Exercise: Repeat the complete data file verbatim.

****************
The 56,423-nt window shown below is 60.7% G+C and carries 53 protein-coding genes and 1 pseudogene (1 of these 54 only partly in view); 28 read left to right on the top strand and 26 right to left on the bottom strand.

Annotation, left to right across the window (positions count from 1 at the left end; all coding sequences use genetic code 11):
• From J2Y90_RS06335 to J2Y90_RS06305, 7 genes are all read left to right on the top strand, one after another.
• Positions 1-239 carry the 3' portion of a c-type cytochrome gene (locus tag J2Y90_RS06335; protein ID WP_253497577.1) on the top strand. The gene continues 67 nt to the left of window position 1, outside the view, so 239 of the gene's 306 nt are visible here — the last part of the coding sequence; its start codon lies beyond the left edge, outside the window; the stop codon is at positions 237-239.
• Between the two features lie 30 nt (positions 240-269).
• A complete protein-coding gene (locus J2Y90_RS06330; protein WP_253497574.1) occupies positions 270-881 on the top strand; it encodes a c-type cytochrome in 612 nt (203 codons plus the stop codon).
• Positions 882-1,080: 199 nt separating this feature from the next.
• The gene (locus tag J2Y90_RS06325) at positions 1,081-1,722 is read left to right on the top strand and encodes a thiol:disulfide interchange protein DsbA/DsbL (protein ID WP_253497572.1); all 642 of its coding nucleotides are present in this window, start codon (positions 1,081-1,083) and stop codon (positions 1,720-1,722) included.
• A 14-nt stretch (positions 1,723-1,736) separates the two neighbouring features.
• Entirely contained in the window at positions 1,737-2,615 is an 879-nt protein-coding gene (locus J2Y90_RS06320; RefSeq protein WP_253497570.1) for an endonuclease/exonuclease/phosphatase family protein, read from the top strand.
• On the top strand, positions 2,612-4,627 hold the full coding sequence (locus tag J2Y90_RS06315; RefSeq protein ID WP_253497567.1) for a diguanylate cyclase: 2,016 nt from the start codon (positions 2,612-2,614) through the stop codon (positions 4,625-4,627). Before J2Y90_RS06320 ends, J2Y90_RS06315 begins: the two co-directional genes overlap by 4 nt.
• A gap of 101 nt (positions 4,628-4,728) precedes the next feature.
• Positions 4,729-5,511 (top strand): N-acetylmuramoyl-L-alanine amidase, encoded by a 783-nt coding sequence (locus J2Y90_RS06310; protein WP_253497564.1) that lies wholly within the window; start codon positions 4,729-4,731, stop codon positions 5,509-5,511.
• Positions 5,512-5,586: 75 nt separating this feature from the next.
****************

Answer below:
The 56,423-nt window shown below is 60.7% G+C and carries 53 protein-coding genes and 1 pseudogene (1 of these 54 only partly in view); 28 read left to right on the top strand and 26 right to left on the bottom strand.

Annotation, left to right across the window (positions count from 1 at the left end; all coding sequences use genetic code 11):
• From J2Y90_RS06335 to J2Y90_RS06305, 7 genes are all read left to right on the top strand, one after another.
• Positions 1-239 carry the 3' portion of a c-type cytochrome gene (locus tag J2Y90_RS06335; protein ID WP_253497577.1) on the top strand. The gene continues 67 nt to the left of window position 1, outside the view, so 239 of the gene's 306 nt are visible here — the last part of the coding sequence; its start codon lies beyond the left edge, outside the window; the stop codon is at positions 237-239.
• Between the two features lie 30 nt (positions 240-269).
• A complete protein-coding gene (locus J2Y90_RS06330; protein WP_253497574.1) occupies positions 270-881 on the top strand; it encodes a c-type cytochrome in 612 nt (203 codons plus the stop codon).
• Positions 882-1,080: 199 nt separating this feature from the next.
• The gene (locus tag J2Y90_RS06325) at positions 1,081-1,722 is read left to right on the top strand and encodes a thiol:disulfide interchange protein DsbA/DsbL (protein ID WP_253497572.1); all 642 of its coding nucleotides are present in this window, start codon (positions 1,081-1,083) and stop codon (positions 1,720-1,722) included.
• A 14-nt stretch (positions 1,723-1,736) separates the two neighbouring features.
• Entirely contained in the window at positions 1,737-2,615 is an 879-nt protein-coding gene (locus J2Y90_RS06320; RefSeq protein WP_253497570.1) for an endonuclease/exonuclease/phosphatase family protein, read from the top strand.
• On the top strand, positions 2,612-4,627 hold the full coding sequence (locus tag J2Y90_RS06315; RefSeq protein ID WP_253497567.1) for a diguanylate cyclase: 2,016 nt from the start codon (positions 2,612-2,614) through the stop codon (positions 4,625-4,627). Before J2Y90_RS06320 ends, J2Y90_RS06315 begins: the two co-directional genes overlap by 4 nt.
• A gap of 101 nt (positions 4,628-4,728) precedes the next feature.
• Positions 4,729-5,511 (top strand): N-acetylmuramoyl-L-alanine amidase, encoded by a 783-nt coding sequence (locus J2Y90_RS06310; protein WP_253497564.1) that lies wholly within the window; start codon positions 4,729-4,731, stop codon positions 5,509-5,511.
• Positions 5,512-5,586: 75 nt separating this feature from the next.